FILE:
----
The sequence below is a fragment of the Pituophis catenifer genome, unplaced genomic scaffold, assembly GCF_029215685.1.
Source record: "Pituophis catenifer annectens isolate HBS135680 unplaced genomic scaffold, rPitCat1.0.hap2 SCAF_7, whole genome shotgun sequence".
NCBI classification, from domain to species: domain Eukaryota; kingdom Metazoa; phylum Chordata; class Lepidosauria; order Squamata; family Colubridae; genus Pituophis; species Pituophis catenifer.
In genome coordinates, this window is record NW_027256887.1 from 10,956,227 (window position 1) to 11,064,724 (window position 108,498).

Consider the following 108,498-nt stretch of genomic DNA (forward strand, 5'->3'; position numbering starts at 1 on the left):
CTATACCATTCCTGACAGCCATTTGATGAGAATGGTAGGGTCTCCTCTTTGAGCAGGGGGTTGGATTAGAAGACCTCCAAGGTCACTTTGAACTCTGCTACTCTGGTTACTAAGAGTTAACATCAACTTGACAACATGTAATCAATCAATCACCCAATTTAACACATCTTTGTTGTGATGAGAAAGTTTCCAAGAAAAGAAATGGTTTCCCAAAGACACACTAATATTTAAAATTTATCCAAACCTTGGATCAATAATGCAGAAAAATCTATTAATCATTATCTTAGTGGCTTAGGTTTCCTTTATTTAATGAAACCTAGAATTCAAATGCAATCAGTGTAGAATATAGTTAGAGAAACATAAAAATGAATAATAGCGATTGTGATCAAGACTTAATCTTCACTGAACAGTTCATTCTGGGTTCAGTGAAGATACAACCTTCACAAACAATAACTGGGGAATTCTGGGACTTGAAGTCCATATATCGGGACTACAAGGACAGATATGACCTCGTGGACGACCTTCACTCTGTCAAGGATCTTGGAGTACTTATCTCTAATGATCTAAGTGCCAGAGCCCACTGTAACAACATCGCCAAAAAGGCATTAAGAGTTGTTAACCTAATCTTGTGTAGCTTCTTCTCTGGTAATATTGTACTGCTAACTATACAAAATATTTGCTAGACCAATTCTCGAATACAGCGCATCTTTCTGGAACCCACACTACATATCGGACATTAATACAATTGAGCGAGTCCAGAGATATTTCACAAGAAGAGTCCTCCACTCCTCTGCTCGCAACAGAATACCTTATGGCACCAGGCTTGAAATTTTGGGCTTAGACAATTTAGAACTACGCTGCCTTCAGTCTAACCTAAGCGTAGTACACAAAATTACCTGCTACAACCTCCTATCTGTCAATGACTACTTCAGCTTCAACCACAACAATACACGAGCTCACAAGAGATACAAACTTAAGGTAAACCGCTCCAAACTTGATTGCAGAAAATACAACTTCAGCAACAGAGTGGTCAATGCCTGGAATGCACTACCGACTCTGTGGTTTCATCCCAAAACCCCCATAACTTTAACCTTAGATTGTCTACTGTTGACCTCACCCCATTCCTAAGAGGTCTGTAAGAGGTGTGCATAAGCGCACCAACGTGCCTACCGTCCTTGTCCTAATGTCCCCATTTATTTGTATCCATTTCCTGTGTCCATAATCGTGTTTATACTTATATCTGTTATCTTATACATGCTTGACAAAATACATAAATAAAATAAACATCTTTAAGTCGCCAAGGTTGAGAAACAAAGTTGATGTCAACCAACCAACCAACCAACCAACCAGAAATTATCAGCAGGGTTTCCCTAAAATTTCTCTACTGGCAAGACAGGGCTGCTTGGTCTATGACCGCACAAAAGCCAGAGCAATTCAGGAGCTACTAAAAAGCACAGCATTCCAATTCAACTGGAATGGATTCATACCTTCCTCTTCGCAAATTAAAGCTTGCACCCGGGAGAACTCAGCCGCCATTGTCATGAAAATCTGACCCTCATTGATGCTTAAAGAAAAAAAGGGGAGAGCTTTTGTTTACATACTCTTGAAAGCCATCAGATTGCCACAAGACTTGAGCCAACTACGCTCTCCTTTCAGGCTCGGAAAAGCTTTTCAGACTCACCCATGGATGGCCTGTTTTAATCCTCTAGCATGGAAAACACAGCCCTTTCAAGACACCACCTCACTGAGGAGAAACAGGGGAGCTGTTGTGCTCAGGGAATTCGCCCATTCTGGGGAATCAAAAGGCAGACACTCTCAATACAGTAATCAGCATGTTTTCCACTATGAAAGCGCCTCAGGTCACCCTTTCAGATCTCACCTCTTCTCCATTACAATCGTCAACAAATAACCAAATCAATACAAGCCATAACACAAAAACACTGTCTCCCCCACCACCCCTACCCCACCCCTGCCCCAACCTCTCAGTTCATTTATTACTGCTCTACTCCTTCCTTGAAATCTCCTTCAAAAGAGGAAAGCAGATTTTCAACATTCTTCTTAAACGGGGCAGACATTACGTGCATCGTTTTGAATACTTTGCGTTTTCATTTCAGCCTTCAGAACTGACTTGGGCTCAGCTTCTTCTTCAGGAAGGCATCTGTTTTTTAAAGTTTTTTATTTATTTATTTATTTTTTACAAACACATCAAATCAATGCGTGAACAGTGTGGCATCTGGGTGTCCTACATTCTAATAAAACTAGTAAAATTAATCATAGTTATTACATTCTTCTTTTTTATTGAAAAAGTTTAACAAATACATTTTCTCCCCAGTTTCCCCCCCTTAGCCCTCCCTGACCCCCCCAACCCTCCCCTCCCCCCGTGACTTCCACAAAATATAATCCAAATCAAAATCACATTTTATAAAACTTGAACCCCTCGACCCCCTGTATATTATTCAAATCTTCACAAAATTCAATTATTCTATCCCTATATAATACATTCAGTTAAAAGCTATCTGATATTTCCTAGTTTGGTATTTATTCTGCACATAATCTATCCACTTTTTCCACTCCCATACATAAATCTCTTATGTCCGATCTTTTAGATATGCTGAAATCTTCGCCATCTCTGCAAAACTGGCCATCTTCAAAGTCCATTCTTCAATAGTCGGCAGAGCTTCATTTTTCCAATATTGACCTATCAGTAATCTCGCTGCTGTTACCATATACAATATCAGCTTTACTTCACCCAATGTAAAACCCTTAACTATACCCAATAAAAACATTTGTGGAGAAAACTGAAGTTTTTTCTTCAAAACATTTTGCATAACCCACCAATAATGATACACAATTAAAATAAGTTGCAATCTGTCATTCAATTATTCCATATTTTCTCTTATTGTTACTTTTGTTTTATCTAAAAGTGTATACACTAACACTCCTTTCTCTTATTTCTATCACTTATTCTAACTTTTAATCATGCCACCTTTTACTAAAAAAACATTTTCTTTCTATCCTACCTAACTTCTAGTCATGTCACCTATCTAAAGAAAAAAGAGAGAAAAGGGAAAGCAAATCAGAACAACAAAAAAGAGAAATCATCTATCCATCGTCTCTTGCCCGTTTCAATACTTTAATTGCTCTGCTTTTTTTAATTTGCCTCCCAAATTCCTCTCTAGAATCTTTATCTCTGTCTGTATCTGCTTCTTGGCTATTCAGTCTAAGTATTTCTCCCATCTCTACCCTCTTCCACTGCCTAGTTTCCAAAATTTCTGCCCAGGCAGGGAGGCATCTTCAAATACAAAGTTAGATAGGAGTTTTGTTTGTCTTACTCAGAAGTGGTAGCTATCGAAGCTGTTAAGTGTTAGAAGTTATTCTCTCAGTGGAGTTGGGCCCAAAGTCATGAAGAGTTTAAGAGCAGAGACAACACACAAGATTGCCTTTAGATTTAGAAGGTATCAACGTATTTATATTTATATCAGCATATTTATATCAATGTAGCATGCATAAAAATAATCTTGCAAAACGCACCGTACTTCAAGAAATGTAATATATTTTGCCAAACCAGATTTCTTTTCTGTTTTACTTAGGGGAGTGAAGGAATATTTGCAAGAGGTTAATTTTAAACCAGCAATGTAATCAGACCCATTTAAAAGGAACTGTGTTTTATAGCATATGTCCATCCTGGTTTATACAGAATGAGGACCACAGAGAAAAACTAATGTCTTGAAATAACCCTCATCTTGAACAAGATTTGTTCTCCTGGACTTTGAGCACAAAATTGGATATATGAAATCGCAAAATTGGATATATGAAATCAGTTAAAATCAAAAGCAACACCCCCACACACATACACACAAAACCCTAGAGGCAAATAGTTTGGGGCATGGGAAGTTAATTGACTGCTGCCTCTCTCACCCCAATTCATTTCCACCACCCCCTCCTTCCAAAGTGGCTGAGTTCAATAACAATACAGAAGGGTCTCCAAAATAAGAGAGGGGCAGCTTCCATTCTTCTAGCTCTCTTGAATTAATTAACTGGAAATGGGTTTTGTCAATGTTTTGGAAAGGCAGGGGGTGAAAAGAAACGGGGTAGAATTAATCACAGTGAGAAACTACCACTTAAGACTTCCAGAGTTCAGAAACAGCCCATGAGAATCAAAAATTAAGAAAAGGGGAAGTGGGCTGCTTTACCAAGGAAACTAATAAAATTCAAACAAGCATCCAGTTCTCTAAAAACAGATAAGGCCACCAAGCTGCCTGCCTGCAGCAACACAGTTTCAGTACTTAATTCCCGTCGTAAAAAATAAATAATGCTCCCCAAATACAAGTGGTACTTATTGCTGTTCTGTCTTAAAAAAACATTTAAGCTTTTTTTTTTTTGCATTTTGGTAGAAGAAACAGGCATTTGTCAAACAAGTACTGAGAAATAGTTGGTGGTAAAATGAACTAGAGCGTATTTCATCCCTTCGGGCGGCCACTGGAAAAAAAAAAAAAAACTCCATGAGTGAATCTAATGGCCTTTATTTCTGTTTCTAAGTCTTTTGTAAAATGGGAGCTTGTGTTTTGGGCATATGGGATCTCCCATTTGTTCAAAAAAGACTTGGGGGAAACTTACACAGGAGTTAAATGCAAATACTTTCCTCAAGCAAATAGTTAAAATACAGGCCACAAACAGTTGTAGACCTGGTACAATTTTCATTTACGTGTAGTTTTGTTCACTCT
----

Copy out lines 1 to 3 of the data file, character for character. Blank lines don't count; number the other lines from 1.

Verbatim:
The sequence below is a fragment of the Pituophis catenifer genome, unplaced genomic scaffold, assembly GCF_029215685.1.
Source record: "Pituophis catenifer annectens isolate HBS135680 unplaced genomic scaffold, rPitCat1.0.hap2 SCAF_7, whole genome shotgun sequence".
NCBI classification, from domain to species: domain Eukaryota; kingdom Metazoa; phylum Chordata; class Lepidosauria; order Squamata; family Colubridae; genus Pituophis; species Pituophis catenifer.